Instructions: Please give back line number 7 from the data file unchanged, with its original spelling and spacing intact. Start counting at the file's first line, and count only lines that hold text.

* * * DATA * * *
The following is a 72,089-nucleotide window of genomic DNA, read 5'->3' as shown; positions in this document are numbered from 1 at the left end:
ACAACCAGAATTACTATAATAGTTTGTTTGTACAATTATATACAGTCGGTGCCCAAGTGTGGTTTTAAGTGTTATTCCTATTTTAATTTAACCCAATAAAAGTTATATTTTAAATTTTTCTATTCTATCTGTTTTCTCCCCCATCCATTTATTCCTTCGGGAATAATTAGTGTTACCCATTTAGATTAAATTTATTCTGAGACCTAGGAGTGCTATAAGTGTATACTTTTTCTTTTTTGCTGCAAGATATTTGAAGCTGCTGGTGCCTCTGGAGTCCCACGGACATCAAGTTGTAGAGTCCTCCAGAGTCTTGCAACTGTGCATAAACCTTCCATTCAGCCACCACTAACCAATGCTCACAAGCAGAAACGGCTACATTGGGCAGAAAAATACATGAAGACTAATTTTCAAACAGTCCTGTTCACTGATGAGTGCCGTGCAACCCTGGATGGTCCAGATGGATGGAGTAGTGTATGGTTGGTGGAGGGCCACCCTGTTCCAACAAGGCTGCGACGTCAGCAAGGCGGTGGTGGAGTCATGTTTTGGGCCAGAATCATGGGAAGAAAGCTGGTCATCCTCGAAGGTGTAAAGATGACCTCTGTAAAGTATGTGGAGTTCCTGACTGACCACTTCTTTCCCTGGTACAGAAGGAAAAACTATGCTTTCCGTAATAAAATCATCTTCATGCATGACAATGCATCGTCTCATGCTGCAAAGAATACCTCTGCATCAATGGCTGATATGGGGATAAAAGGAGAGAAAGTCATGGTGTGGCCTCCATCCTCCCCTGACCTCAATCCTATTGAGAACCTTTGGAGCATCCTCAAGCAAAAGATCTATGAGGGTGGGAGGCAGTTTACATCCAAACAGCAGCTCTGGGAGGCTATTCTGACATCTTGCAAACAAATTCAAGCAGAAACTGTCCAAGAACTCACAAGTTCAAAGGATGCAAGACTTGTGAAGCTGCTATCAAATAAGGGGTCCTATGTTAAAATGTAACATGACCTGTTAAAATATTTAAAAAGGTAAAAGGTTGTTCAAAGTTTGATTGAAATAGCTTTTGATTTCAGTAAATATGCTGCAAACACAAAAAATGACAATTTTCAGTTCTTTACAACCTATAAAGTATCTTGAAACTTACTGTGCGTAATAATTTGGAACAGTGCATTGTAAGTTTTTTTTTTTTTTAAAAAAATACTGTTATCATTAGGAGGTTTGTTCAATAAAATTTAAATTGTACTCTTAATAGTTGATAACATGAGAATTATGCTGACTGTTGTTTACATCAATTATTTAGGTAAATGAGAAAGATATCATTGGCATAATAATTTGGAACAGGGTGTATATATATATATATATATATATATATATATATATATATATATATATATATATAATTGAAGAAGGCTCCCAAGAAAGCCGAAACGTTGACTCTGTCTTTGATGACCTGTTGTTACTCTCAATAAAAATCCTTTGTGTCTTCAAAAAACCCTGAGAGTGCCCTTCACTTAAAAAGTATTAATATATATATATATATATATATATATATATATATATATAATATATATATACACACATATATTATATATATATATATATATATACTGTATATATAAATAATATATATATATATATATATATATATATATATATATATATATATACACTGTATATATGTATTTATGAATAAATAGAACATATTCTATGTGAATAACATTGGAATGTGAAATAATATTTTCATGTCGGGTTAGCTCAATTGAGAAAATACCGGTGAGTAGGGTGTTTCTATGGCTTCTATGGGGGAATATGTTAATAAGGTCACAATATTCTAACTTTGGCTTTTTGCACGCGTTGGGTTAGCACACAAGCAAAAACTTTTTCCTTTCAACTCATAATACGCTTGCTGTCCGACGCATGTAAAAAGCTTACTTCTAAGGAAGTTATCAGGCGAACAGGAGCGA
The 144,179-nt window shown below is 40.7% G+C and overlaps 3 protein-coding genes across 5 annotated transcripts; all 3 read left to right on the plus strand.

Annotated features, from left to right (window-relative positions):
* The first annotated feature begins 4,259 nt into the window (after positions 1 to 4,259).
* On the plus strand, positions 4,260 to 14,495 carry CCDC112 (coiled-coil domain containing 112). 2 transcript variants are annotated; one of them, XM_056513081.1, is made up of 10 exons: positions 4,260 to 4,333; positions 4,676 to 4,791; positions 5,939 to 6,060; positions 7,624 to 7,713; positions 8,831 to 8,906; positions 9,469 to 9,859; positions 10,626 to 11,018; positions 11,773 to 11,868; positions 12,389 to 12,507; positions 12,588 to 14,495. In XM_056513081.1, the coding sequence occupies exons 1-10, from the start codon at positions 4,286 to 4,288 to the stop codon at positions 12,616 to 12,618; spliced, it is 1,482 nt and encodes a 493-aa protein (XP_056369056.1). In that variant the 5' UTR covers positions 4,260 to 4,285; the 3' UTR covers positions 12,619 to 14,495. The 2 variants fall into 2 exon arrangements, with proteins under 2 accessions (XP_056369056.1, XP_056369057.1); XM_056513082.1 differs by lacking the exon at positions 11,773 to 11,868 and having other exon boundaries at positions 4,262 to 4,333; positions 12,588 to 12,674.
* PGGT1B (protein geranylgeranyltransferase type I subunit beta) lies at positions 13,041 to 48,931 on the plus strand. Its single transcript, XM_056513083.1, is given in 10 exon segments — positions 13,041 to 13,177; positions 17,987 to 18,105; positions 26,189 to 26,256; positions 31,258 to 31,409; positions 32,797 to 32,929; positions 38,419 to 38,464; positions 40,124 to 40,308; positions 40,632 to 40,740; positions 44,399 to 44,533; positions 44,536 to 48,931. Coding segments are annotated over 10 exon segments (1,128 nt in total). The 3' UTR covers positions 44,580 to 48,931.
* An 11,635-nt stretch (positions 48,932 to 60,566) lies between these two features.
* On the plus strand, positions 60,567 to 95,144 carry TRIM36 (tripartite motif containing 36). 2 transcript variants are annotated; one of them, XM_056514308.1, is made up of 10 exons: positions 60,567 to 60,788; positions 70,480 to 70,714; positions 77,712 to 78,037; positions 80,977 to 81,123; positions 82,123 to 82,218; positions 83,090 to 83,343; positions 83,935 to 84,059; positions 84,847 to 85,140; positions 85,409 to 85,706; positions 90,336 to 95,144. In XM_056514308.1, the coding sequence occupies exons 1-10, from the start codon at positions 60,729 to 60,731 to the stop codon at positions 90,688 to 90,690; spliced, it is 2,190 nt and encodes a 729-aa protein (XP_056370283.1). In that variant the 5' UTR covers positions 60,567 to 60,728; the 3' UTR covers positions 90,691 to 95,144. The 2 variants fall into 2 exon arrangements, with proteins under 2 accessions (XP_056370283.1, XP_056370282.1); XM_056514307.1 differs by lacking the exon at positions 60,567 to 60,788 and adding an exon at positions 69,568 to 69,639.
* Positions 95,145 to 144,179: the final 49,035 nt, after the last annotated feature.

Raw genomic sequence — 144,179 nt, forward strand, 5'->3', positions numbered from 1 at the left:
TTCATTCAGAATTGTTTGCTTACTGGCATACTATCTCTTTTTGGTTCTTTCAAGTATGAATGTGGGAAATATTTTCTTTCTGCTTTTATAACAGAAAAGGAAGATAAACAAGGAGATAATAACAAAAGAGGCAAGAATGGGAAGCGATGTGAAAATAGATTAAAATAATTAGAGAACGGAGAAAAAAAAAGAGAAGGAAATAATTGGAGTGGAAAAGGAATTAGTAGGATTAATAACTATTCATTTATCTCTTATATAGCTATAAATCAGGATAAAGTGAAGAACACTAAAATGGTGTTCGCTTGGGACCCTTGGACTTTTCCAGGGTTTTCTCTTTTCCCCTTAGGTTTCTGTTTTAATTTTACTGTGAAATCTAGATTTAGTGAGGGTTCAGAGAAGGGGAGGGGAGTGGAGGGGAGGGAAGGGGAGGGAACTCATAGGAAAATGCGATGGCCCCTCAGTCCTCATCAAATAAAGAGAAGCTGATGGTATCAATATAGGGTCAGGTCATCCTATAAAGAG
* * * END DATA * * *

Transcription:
* PGGT1B (protein geranylgeranyltransferase type I subunit beta) lies at positions 13,041 to 48,931 on the plus strand. Its single transcript, XM_056513083.1, is given in 10 exon segments — positions 13,041 to 13,177; positions 17,987 to 18,105; positions 26,189 to 26,256; positions 31,258 to 31,409; positions 32,797 to 32,929; positions 38,419 to 38,464; positions 40,124 to 40,308; positions 40,632 to 40,740; positions 44,399 to 44,533; positions 44,536 to 48,931. Coding segments are annotated over 10 exon segments (1,128 nt in total). The 3' UTR covers positions 44,580 to 48,931.